King Kaufman's Sports Daily

Touchdown! Touchdown! Touchdown! The Colts and -- touchdown! -- USC both win astounding shootouts.


Salon Staff
November 21, 2005 10:00PM (UTC)

Touchdown!

Wha? Oh, sorry. I thought I was still watching one of this weekend's big games. The best teams in college and pro football both won amazingly entertaining shootouts. For some reason they reminded me of the XFL's gambit of trying to sell itself as a return to smashmouth football.

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Remember the XFL?

I like a good defensive struggle as much as the next football purist -- a category to which I don't belong -- as long as it's really good defenses carrying the day rather than incompetent offenses.

But unless you're a Chicago Bears or Carolina Panthers fan, you'd have to be pretty damn pure if you wanted to hang around the water cooler Monday and talk about the Bears' 13-3 win over the Panthers Sunday and not the Indianapolis Colts out-touchdowning the Cincinnati Bengals 45-37.

And I didn't see unranked Georgia Tech's 14-10 upset on the road over No. 3 Miami Saturday, but is it possible it was more exciting than No. 16 Fresno State's near upset at top-ranked USC? The final in that one: 50-42. The second-half score alone was 37-21 Trojans.

You can't have scores like 50-42 or 45-37 without some defensive breakdowns, of course. But the nice thing about defensive breakdowns is they're more entertaining than offensive breakdowns. A long touchdown play caused by blown coverage is more fun than a pass sailing over the head of an open receiver or a running back running into his own blocker and losing three yards.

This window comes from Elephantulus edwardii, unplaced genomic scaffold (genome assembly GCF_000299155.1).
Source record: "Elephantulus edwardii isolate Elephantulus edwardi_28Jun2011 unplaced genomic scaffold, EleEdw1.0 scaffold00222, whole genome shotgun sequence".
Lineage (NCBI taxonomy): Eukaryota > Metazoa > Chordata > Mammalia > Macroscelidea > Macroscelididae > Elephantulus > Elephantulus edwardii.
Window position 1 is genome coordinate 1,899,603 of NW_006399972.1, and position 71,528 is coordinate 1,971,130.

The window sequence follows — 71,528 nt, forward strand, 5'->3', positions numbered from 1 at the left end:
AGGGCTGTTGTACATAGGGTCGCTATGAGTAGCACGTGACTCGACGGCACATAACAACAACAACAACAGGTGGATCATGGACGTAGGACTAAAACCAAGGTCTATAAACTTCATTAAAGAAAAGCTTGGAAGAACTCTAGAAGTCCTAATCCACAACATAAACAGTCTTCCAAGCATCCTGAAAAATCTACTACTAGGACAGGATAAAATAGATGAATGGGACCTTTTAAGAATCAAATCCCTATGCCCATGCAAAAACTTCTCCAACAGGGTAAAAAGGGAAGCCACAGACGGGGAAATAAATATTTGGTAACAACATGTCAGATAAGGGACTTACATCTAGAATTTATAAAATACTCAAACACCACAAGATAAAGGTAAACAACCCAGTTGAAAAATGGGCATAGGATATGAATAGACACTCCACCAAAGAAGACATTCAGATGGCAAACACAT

The Bengals and Colts both came into Sunday games with good defenses, not elite, but definitely upper-middle class. They'd both been vulnerable to the run and solid against the pass, which had served them well because their powerful offenses had put opponents in the position of having to throw.

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But neither was a match for the other's offense Sunday. Peyton Manning and Carson Palmer were blowtorches. They both threw for well over 300 yards and averaged about nine yards per attempt. The Colts scored on their first five possessions. When the Bengals only managed two touchdowns and two field goals on theirs -- they even had to punt once! -- they looked doomed.

Twenty points in 28 and a half minutes, and you look doomed, down by 15. Now that's entertainment.

Cincinnati got back in the game late in the half when Keiwan Ratliff intercepted an underthrown Manning ball and ran it back to the Indy 14, where Manning tackled him, sort of. He plays defense too! The Bengals cashed that in for 35-27, and got within one when they scored on the first possession of the second half.

But the defenses kicked in a little bit after halftime. The teams combined for 578 yards and 62 points in the first half, 365 and 20 in the second. By way of comparison, the Bears and Panthers combined for 496 yards and 16 points all day. The Pittsburgh Steelers and Baltimore Ravens combined for 523 and 29, but they played nearly five quarters.

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Here's how I follow the NFL: I have the Sunday Ticket and unless there's a single game that's far more interesting than the others, such as Colts-Bengals in the late slot Sunday, I watch all the games at once.

I use the mix channels, which show up to eight games simultaneously on little pictures within the picture, to try to see what's happening all over. Then I switch to whichever game looks like it has something interesting developing. Sometimes I'm switching madly between multiple games, watching a play and then zapping, convinced that I am to the remote control what Charlie Parker was to the sax.

As the games go on, I usually end up zeroing in on two or three of them. There's something called the Red Zone Channel that does this for you, switching to whatever game is deemed the most interesting at that moment. It's great, but it covers only Fox games, so I don't use it.

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What's funny about this method of consumption is that at the end of a set of games, having followed along with as many as 10 at once and been aware of what was happening, I can't remember any of it. This is especially true of the early games, because there are more of them and because once I start watching the late games, the earlier ones disappear from my brain pan.